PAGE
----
What is the UMTS? List important features of the UMTS air interface.

This question appears in Mumbai University > Wireless Networks

Marks: 10 M

Year: Dec 2013, May 2014, Dec 2015


The UMTS Network architecture has three main entities:

1) UMTS Core Network (CN)

2) UMTS Terrestrial Radio Access Network (UTRAN)

3) User Equipment (UE)

1) Core Network (CN)

The UMTS network architecture is partly based on existing 2G network components and some new 3G network components. It inherits the basic functional elements from the GSM architecture on the core network (CN) side. The CN provides circuit switched (CS) functions as well as packet switched (PS) functions.

The core network can be split into the following different functional areas:

  • Functional entities needed to support PS services (e.g. 3G-SGSN, 3G-GGSN)
  • Functional entities needed to support CS services (e.g. 3G-MSC/VLR)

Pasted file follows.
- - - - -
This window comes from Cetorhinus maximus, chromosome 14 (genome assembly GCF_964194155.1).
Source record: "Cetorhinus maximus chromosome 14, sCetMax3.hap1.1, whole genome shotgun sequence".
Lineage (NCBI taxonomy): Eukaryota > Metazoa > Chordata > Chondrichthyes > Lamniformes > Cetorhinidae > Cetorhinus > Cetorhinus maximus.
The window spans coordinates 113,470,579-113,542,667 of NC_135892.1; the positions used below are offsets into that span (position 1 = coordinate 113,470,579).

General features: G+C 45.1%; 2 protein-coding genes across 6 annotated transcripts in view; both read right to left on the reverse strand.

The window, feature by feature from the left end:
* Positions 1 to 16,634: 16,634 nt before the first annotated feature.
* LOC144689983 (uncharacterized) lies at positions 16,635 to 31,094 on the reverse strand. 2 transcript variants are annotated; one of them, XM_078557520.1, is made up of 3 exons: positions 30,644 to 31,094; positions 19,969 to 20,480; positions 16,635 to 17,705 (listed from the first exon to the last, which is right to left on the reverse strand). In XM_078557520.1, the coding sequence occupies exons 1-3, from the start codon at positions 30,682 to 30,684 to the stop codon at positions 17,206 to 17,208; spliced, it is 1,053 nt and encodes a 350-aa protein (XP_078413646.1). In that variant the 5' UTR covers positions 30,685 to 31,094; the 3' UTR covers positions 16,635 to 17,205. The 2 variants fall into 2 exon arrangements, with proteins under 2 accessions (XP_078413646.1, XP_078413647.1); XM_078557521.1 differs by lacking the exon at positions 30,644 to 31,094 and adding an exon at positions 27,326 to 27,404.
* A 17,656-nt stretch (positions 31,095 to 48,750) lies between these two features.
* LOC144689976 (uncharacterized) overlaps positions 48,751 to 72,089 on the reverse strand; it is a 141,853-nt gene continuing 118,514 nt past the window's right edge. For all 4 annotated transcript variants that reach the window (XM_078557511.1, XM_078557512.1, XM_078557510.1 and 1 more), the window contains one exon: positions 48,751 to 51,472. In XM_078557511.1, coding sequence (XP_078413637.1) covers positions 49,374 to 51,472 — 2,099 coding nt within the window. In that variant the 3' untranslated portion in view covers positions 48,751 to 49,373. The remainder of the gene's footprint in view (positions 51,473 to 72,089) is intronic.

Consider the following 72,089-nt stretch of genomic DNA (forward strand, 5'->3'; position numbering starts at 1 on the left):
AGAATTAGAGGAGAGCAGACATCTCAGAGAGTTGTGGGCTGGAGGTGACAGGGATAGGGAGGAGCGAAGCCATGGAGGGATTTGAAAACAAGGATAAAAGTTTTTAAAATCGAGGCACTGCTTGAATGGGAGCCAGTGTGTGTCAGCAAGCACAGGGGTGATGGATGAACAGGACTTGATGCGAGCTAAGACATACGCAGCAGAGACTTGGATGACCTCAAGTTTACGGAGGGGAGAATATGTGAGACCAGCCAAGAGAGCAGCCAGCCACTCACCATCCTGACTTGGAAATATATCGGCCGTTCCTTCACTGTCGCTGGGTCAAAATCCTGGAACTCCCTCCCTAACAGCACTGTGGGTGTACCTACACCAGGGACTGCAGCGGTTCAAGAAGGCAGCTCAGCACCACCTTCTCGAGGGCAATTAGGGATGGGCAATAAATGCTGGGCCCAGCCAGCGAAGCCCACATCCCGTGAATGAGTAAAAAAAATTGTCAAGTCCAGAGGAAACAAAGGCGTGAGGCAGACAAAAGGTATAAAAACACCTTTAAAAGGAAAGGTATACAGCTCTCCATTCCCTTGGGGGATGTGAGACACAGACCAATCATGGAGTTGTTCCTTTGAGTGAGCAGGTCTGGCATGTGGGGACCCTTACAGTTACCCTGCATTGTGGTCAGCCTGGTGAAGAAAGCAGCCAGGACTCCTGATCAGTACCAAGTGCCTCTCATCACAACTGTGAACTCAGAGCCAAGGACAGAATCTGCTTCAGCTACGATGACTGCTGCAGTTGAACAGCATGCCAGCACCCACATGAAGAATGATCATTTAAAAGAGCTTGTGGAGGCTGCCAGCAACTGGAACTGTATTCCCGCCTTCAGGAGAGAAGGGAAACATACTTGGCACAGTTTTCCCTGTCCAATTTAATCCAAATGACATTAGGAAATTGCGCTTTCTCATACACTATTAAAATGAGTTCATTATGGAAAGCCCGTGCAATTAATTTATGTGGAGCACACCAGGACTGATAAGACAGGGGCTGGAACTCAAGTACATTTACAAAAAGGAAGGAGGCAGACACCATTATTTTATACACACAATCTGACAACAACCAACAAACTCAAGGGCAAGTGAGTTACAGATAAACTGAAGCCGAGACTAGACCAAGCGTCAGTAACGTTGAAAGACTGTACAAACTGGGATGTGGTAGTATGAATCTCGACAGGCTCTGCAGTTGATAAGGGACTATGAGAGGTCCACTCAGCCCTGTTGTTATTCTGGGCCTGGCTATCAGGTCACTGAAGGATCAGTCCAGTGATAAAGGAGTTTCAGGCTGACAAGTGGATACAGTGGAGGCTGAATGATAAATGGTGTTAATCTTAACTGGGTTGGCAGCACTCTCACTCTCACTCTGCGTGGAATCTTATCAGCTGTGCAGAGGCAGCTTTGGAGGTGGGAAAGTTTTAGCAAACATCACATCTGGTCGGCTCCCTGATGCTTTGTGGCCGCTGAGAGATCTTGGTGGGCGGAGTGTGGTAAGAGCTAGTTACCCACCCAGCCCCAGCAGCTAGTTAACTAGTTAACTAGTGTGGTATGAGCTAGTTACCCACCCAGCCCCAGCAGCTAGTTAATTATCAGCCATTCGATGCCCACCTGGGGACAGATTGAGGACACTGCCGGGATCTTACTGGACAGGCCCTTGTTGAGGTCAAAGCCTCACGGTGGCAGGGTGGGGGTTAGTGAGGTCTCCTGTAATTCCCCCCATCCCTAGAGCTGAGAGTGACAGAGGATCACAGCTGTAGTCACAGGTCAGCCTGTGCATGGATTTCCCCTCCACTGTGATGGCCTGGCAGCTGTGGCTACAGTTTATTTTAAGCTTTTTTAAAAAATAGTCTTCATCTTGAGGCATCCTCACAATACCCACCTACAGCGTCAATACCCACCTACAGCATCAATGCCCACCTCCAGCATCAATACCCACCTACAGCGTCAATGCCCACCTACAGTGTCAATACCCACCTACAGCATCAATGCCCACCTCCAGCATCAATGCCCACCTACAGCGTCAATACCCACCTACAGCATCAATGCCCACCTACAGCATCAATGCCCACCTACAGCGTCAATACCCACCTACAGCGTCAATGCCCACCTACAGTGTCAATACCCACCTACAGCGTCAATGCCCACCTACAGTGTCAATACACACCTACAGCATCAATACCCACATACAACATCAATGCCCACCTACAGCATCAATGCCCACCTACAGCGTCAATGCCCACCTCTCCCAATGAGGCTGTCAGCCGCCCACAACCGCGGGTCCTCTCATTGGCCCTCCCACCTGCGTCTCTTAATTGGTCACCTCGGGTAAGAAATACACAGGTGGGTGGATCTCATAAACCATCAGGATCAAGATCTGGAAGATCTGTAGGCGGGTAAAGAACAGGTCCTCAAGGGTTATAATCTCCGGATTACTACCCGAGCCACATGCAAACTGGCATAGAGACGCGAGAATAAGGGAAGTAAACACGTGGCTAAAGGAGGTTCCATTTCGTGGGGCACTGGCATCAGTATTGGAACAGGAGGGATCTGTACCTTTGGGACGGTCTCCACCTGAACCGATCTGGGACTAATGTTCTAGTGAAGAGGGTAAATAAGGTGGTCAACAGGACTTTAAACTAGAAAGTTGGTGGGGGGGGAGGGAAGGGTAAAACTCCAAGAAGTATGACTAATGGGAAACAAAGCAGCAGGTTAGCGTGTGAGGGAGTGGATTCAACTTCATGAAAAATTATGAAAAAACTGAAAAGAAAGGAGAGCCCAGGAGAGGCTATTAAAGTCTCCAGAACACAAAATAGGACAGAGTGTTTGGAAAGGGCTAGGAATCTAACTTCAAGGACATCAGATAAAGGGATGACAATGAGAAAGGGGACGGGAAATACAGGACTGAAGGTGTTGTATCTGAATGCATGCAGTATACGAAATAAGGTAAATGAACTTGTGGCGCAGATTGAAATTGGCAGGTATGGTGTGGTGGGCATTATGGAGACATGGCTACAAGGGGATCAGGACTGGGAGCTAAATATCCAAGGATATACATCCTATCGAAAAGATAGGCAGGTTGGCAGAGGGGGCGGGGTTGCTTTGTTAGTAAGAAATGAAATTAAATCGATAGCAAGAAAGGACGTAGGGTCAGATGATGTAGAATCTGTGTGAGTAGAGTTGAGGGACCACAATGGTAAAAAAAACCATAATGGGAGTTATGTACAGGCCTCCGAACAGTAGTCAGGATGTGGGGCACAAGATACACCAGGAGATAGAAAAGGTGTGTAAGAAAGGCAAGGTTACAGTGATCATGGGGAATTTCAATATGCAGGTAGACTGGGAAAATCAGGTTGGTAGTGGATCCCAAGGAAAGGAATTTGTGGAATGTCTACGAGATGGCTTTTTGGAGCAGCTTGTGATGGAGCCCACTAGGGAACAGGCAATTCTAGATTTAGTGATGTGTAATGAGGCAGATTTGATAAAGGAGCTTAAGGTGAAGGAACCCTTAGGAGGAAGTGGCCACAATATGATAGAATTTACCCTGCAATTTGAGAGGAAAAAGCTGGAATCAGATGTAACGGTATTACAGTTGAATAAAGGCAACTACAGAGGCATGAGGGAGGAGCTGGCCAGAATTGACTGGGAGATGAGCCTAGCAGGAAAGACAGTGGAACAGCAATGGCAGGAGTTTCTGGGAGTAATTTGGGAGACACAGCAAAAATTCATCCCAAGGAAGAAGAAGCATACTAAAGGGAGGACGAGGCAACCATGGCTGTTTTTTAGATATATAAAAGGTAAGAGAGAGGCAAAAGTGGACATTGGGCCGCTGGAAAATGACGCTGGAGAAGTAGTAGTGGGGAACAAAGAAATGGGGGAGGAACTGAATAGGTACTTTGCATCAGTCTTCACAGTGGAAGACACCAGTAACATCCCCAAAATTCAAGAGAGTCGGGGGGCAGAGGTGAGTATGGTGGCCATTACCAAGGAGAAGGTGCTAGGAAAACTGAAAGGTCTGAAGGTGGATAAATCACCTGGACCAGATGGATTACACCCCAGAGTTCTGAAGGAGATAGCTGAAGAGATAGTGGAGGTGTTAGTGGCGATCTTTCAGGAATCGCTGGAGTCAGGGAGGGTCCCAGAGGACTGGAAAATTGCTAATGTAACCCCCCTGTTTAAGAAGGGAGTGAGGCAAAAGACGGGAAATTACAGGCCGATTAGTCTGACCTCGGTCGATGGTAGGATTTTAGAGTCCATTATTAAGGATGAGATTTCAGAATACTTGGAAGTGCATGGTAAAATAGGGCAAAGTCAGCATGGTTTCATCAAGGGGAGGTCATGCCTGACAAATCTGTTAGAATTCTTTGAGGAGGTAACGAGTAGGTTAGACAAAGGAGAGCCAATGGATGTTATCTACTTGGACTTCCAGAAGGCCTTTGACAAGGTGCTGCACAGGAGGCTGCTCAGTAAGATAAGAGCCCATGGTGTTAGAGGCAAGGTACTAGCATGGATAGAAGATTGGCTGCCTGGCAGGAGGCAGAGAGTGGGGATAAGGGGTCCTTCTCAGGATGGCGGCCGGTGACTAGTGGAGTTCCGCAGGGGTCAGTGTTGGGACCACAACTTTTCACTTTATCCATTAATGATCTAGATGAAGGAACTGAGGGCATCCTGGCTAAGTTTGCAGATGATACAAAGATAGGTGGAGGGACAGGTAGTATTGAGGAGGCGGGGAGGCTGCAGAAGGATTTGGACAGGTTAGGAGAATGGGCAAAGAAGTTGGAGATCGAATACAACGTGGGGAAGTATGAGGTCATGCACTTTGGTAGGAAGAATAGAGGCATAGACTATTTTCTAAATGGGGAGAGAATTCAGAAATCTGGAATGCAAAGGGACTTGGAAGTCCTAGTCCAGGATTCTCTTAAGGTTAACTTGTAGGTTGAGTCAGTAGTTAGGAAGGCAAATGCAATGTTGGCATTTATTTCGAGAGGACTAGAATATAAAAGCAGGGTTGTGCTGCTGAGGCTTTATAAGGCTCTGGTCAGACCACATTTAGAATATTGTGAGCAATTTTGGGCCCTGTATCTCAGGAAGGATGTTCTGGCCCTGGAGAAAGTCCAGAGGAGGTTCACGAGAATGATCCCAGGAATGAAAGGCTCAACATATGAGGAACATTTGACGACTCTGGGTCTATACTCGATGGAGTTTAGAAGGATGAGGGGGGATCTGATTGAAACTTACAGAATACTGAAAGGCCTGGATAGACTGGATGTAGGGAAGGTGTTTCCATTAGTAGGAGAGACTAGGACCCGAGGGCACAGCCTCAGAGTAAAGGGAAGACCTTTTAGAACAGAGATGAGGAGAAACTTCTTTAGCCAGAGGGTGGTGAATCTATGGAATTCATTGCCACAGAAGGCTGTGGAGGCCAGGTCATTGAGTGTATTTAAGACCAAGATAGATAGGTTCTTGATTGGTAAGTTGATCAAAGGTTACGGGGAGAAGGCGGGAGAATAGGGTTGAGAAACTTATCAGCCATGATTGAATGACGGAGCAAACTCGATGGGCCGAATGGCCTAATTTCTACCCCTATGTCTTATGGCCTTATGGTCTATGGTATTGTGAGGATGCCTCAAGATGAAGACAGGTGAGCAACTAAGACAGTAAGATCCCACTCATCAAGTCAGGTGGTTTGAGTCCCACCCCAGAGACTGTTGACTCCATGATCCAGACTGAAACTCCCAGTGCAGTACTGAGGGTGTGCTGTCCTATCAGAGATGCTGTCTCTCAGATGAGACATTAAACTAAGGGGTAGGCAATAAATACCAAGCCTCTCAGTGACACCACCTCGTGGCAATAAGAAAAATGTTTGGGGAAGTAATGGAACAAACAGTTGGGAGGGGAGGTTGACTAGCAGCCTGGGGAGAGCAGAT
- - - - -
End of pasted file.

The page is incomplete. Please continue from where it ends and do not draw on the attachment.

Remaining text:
• Functional entities common to both types of services (e.g. 3G-HLR)
  • Other areas that can be considered part of the core network include:
  • Network management systems (billing and provisioning, service management, element management, etc)
  • IN system (service control point (SCP), service signaling point (SSP), etc.)
  • ATM/SDH/IP switch/transport infrastructure

i. 3G-MSC

The 3G-MSC is the main CN element to provide CS services. The 3G-MSC also provides the necessary control and corresponding signaling interfaces including SS7, MAP, ISUP (ISDN user part), etc. The 3G MSC provides the interconnection to external networks like PSTN and ISDN.

ii. 3G-SGSN